Time Travel: A History

The title alone of science and technology chronicler James Gleick’s latest work, TIME TRAVEL: A HISTORY, makes it irresistible to any serious fan of science fiction. Indeed if any single theme distinguishes science fiction from other genres, it is time travel. But does it have a history?

Yes! Gleick aptly proves that the concept of going forward and backwards in time actually predates science fiction as we know it. Authors and philosophers toyed with the idea since antiquity. But one particular novel, published first in England in the 1890s, forever changed the concept of time travel for both scientists and the general public alike.

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The Red Hot Typewriter: The Life and Times of John D. MacDonald

redhottype2016 marks the centennial of the birth of author John D. MacDonald, creator of the enduring Travis McGee mystery series. What better time for Stark House Press to reissue THE RED HOT TYPEWRITER, journalist Hugh Merrill’s biography of this popular, prolific, and influential author (first published in 2000). And this new edition contains a few extras, making it even more valuable to the legions that know and admire MacDonald’s work.

Although a lover of fiction since childhood, John D. MacDonald thought writers were born instead of made. It wasn’t until his was old enough to enlist in the Army, during World War II, that MacDonald tried his hand at writing stories. When he made his first short story sale, aided by his wife Dorothy (known to John D. and most everyone as Dordo), MacDonald kept at it while earning an income through a variety of jobs. Writing eventually became his main profession and lifelong passion.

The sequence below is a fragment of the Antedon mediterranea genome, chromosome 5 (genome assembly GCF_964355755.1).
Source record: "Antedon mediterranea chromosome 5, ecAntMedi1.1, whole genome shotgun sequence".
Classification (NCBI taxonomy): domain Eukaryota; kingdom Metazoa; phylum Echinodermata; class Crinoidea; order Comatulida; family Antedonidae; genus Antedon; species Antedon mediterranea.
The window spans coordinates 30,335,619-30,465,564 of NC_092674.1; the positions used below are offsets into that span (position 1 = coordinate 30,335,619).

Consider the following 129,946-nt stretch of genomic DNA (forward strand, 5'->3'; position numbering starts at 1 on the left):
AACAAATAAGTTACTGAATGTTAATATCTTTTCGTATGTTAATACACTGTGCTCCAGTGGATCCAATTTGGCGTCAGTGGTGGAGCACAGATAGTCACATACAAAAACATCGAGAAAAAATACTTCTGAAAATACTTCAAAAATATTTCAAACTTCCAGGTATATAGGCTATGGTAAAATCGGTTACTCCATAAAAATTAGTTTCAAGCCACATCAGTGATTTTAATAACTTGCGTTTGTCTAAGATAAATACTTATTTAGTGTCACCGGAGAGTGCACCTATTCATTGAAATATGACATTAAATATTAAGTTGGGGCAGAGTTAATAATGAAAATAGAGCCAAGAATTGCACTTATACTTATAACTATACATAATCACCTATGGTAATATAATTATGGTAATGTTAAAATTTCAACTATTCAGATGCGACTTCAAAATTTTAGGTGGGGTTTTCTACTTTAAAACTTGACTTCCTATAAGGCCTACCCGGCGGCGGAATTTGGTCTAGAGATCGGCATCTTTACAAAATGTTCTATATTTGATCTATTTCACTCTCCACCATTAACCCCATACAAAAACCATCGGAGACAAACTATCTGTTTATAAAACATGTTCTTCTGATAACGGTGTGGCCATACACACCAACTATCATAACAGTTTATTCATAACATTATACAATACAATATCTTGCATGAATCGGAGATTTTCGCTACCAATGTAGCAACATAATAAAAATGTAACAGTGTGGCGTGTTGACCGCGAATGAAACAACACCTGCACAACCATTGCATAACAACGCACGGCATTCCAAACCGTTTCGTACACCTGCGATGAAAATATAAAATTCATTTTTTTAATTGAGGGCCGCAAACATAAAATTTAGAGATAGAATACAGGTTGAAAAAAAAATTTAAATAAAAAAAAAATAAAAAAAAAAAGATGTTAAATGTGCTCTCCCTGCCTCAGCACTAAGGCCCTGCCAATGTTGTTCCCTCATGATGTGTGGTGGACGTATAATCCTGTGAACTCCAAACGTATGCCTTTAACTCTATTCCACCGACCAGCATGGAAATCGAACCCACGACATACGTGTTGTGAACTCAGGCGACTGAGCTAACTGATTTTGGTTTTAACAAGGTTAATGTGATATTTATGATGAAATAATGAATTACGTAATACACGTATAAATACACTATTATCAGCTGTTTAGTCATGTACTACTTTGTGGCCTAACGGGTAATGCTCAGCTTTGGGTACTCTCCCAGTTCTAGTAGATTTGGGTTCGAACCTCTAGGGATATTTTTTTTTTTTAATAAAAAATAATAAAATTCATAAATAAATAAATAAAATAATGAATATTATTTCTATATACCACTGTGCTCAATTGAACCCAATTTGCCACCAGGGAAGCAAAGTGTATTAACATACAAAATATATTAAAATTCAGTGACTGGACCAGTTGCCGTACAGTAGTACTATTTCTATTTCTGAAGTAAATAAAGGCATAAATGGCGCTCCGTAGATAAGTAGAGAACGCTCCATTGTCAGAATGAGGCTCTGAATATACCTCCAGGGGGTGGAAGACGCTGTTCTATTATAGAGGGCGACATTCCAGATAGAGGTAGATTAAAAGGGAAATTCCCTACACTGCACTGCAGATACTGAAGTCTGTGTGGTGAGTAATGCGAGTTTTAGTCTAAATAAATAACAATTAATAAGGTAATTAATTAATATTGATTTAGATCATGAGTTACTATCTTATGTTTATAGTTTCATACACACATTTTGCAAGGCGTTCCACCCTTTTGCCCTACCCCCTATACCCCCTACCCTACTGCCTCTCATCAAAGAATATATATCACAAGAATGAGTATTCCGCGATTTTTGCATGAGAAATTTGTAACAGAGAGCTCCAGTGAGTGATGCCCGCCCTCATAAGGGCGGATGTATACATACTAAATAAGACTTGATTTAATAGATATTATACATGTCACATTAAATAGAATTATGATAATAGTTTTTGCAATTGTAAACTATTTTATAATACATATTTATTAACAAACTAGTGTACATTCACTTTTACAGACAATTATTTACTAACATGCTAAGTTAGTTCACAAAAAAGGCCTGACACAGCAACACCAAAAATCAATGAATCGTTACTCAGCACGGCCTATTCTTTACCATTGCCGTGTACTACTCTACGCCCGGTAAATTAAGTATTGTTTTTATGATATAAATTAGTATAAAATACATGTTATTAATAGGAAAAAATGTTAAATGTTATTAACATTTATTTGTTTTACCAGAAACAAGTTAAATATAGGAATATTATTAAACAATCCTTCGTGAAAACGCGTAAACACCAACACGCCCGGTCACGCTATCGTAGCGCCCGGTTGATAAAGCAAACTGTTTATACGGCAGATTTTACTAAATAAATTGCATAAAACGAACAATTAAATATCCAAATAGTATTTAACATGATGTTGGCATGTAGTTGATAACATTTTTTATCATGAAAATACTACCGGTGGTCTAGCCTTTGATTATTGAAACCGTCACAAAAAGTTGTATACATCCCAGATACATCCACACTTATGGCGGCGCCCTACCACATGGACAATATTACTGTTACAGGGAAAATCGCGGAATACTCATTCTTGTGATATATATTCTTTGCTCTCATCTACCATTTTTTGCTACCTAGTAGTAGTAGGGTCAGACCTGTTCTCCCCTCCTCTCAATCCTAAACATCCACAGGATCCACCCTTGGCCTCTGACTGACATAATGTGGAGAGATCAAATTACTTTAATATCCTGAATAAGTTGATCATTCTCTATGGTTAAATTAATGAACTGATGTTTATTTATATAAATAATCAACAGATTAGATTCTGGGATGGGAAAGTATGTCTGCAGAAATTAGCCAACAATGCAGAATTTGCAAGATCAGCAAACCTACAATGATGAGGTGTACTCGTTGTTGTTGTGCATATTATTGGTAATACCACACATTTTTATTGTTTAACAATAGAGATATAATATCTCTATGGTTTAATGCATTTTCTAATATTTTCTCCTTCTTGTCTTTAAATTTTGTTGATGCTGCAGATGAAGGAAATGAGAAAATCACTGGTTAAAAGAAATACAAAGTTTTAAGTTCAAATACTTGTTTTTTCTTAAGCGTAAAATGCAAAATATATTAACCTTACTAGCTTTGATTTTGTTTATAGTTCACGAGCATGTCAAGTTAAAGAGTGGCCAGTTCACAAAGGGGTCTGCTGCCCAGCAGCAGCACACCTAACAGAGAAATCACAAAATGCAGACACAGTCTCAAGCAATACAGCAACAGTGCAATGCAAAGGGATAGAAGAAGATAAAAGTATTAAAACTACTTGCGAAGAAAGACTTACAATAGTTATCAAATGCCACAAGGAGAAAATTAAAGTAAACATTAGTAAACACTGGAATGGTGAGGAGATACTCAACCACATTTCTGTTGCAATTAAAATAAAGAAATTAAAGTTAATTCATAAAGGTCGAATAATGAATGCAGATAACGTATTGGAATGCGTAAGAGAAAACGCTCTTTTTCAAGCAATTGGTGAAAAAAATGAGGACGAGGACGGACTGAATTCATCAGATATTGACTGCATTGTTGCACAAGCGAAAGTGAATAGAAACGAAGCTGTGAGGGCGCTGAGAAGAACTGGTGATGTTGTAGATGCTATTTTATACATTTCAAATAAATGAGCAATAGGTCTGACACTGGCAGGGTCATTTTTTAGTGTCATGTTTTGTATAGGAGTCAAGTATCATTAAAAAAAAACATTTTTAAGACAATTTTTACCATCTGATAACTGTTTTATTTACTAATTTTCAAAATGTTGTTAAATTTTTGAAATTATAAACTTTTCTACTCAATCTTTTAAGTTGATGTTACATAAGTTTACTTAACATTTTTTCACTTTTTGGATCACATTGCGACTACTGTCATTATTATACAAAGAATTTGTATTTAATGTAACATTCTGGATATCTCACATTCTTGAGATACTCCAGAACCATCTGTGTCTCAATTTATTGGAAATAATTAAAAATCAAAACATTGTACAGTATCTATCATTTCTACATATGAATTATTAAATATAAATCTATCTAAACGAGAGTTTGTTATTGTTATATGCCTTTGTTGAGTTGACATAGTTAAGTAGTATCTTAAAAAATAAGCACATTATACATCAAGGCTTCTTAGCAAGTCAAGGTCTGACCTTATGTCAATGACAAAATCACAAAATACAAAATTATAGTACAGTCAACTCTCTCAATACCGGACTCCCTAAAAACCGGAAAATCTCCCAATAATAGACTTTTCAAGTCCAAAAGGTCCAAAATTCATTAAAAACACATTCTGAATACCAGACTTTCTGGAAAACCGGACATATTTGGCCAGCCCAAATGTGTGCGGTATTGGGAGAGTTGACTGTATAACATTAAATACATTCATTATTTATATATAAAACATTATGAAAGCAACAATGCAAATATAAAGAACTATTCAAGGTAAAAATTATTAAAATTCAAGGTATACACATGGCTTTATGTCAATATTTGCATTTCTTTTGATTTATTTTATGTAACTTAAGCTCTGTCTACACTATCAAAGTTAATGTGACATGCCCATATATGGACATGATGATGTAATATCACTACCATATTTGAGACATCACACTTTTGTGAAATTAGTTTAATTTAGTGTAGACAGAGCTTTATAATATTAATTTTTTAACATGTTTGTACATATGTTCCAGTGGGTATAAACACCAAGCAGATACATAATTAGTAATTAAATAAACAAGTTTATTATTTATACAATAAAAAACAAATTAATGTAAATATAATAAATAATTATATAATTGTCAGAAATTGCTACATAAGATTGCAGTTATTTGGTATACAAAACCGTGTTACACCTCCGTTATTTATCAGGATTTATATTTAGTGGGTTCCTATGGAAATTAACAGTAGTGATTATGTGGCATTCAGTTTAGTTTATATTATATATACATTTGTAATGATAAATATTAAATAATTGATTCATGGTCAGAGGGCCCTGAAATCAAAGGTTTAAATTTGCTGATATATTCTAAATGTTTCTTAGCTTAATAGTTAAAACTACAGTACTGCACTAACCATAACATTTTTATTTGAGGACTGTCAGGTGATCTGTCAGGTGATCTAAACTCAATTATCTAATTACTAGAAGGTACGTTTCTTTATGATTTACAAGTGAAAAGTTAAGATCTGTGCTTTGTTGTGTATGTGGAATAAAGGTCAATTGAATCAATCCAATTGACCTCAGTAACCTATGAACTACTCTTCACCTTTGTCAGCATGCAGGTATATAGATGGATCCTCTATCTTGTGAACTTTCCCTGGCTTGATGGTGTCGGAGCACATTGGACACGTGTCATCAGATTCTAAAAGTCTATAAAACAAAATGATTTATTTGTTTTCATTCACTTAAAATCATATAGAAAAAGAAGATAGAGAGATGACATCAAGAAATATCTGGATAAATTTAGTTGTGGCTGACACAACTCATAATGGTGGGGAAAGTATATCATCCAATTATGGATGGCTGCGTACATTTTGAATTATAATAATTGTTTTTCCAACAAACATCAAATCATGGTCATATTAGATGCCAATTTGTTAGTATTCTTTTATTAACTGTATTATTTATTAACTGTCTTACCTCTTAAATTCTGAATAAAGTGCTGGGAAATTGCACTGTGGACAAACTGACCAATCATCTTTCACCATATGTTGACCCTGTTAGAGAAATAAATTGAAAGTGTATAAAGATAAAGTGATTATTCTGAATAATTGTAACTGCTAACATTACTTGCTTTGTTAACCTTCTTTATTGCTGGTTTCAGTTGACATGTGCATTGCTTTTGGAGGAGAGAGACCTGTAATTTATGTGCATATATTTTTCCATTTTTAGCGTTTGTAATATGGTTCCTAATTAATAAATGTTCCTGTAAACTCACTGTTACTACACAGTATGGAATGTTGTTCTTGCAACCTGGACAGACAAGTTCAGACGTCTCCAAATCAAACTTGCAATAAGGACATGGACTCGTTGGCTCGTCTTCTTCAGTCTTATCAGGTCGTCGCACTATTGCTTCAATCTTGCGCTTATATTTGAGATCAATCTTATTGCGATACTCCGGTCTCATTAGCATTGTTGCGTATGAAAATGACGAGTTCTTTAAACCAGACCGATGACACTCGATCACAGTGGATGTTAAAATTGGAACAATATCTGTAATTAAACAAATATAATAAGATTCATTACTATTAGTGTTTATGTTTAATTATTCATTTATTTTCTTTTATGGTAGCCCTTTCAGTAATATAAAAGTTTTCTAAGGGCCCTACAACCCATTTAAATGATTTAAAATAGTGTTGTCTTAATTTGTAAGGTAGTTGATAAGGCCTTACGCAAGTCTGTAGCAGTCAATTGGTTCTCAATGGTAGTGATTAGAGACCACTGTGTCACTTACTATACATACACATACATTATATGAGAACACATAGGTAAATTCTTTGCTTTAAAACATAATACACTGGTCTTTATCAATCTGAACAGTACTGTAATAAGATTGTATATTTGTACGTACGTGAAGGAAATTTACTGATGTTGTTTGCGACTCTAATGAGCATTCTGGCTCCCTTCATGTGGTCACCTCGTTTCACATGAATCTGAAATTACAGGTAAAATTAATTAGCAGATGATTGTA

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My Father, the Pornographer

myfatherpornCrazy-family memoirs are a distinct genre and they can certainly be enjoyable such as Cameron Castle’s MY MOTHER IS CRAZIER THAN YOUR MOTHER or perhaps the genre’s pinnacle, the absolutely hilarious LET’S PRETEND THIS NEVER HAPPENED by Jenny Lawson. Well, Chris Offutt’s MY FATHER, THE PORNOGRAPHER has the suitably quirky title (and a lovely book design by Keenan), and an extremely quirky central figure, Chris’ father, Andrew J. Offutt, noted science fiction author and indeed prolific pornographer.

But it’s not funny. It’s not even charming. In fact, it has a melancholy tinge and some definite cringe-inducing moments that make one wonder about the sanity of the Offutt family. In short, it’s a brutal expose of both father and son.

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The Audacious Crimes of Colonel Blood: The Spy Who Stole the Crown Jewels and Became the King’s Secret Agent

audaciouscrimesRobert Hutchinson has made a delightful career out of writing closely-grained stylishly written histories of various figures, both famous (YOUNG HENRY: THE RISE OF HENRY VIII) and others that may only be known to students of the era, such as the book under review, THE AUDACIOUS CRIMES OF COLONEL BLOOD. With Col. Thomas Blood, Hutchinson has a real corker of a character to describe.

In the late 1660s, Thomas Blood joined forces with a small group of other disaffected men and decided to overthrow the government and the King. They were largely ineffective, sometimes hilariously so, and Hutchinson relishes telling us the details of their failures. But they were still dangerous men. At one point, they nearly killed the Duke of Ormond, an act which brought Parliament and a hefty reward down on their heads.

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The Role-Playing Society: Essays on the Cultural Influence of RPGs

roleplayingsocietyFrom McFarland & Company Inc., THE ROLE-PLAYING SOCIETY: ESSAYS ON THE CULTURAL INFLUENCE OF RPGS, edited by Andrew Byers and Francesco Crocco, is a scholarly collection of essays that focuses on how role-playing games (RPGs) have influenced and continue to influence our society and culture.

This isn’t a “reception” study, it’s more a series of loosely linked essays (the theme is fairly amorphous) that examine how role-playing games, and especially DUNGEONS & DRAGONS since its introduction in 1974, have changed or affected individuals’ behaviors, lifestyles, educational growth, and more. Let’s look at each of the 12 essays in turn.